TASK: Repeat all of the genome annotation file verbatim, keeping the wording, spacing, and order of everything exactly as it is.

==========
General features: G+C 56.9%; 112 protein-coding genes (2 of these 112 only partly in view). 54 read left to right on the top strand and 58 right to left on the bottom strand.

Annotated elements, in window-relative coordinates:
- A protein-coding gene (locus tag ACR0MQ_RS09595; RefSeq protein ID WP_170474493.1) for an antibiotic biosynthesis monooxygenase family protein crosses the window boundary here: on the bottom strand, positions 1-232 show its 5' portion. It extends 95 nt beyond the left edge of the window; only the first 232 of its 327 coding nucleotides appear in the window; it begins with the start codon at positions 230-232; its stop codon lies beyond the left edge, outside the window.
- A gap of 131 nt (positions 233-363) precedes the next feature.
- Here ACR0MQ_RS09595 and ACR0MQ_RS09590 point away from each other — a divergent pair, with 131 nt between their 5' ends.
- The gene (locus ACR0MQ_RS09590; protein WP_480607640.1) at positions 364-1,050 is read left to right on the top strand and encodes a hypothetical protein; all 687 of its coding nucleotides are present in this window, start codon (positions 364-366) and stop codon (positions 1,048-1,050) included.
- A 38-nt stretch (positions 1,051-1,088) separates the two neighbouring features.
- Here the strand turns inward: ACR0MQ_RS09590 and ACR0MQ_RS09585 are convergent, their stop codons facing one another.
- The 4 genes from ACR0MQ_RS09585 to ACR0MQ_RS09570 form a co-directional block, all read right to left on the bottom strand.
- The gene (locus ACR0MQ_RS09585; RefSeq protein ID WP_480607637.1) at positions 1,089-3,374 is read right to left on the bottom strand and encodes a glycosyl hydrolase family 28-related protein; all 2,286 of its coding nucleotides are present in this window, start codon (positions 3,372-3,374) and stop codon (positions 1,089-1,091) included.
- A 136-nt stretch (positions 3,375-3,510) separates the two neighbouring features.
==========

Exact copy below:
General features: G+C 56.9%; 112 protein-coding genes (2 of these 112 only partly in view). 54 read left to right on the top strand and 58 right to left on the bottom strand.

Annotated elements, in window-relative coordinates:
- A protein-coding gene (locus tag ACR0MQ_RS09595; RefSeq protein ID WP_170474493.1) for an antibiotic biosynthesis monooxygenase family protein crosses the window boundary here: on the bottom strand, positions 1-232 show its 5' portion. It extends 95 nt beyond the left edge of the window; only the first 232 of its 327 coding nucleotides appear in the window; it begins with the start codon at positions 230-232; its stop codon lies beyond the left edge, outside the window.
- A gap of 131 nt (positions 233-363) precedes the next feature.
- Here ACR0MQ_RS09595 and ACR0MQ_RS09590 point away from each other — a divergent pair, with 131 nt between their 5' ends.
- The gene (locus ACR0MQ_RS09590; protein WP_480607640.1) at positions 364-1,050 is read left to right on the top strand and encodes a hypothetical protein; all 687 of its coding nucleotides are present in this window, start codon (positions 364-366) and stop codon (positions 1,048-1,050) included.
- A 38-nt stretch (positions 1,051-1,088) separates the two neighbouring features.
- Here the strand turns inward: ACR0MQ_RS09590 and ACR0MQ_RS09585 are convergent, their stop codons facing one another.
- The 4 genes from ACR0MQ_RS09585 to ACR0MQ_RS09570 form a co-directional block, all read right to left on the bottom strand.
- The gene (locus ACR0MQ_RS09585; RefSeq protein ID WP_480607637.1) at positions 1,089-3,374 is read right to left on the bottom strand and encodes a glycosyl hydrolase family 28-related protein; all 2,286 of its coding nucleotides are present in this window, start codon (positions 3,372-3,374) and stop codon (positions 1,089-1,091) included.
- A 136-nt stretch (positions 3,375-3,510) separates the two neighbouring features.